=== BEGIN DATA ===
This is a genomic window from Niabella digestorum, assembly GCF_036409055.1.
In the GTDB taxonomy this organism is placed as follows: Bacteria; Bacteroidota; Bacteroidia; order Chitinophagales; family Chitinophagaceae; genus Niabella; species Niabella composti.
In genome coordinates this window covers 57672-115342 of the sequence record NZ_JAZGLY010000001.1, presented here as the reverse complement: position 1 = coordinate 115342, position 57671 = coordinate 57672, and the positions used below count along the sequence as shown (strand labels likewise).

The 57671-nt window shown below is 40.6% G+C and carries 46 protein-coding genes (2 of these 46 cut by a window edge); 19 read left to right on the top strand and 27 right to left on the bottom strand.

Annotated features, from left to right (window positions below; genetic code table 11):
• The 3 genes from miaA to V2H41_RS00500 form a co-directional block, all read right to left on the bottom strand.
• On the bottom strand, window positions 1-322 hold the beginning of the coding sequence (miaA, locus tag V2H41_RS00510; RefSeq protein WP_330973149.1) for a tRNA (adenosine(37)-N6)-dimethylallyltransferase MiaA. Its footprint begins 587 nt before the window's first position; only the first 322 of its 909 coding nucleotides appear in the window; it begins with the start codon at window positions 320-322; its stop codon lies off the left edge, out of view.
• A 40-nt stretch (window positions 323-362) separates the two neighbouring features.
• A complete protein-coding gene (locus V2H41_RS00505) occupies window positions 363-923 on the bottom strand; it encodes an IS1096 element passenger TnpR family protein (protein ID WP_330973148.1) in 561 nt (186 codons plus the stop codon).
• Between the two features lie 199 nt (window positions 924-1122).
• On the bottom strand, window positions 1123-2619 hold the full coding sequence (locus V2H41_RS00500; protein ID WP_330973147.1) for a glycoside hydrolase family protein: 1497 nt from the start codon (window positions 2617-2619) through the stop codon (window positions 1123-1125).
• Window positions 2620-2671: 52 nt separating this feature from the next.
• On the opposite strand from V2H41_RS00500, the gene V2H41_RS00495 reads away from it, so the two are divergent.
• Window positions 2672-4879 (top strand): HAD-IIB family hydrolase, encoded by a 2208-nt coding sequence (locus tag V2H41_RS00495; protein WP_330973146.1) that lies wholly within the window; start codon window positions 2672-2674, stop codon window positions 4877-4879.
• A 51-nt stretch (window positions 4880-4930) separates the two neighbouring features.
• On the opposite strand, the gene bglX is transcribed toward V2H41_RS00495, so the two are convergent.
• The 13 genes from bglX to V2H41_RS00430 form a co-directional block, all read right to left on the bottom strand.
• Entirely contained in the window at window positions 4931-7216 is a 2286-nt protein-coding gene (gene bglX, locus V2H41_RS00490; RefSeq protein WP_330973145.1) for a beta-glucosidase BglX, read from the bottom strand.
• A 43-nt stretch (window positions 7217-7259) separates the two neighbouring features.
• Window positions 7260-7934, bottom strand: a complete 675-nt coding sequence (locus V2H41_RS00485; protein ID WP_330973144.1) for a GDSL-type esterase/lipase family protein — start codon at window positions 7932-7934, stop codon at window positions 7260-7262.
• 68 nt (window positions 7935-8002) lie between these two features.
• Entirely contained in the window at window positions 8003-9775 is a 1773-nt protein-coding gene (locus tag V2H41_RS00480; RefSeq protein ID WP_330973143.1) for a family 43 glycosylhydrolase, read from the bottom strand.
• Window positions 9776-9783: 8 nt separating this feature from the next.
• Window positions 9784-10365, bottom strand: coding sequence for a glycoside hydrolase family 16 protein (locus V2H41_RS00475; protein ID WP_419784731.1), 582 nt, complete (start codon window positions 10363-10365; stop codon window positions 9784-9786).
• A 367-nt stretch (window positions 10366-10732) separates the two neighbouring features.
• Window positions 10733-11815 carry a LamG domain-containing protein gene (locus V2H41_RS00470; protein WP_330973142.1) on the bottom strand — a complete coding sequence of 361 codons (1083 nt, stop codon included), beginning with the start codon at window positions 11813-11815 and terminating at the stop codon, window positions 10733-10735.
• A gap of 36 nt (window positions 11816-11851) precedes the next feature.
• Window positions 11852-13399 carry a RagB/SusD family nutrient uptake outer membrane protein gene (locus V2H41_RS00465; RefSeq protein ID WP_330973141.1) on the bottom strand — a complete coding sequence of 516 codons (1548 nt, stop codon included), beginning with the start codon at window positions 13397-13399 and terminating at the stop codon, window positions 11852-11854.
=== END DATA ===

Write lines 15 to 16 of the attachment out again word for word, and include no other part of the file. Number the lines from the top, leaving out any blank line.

• A 51-nt stretch (window positions 4880-4930) separates the two neighbouring features.
• On the opposite strand, the gene bglX is transcribed toward V2H41_RS00495, so the two are convergent.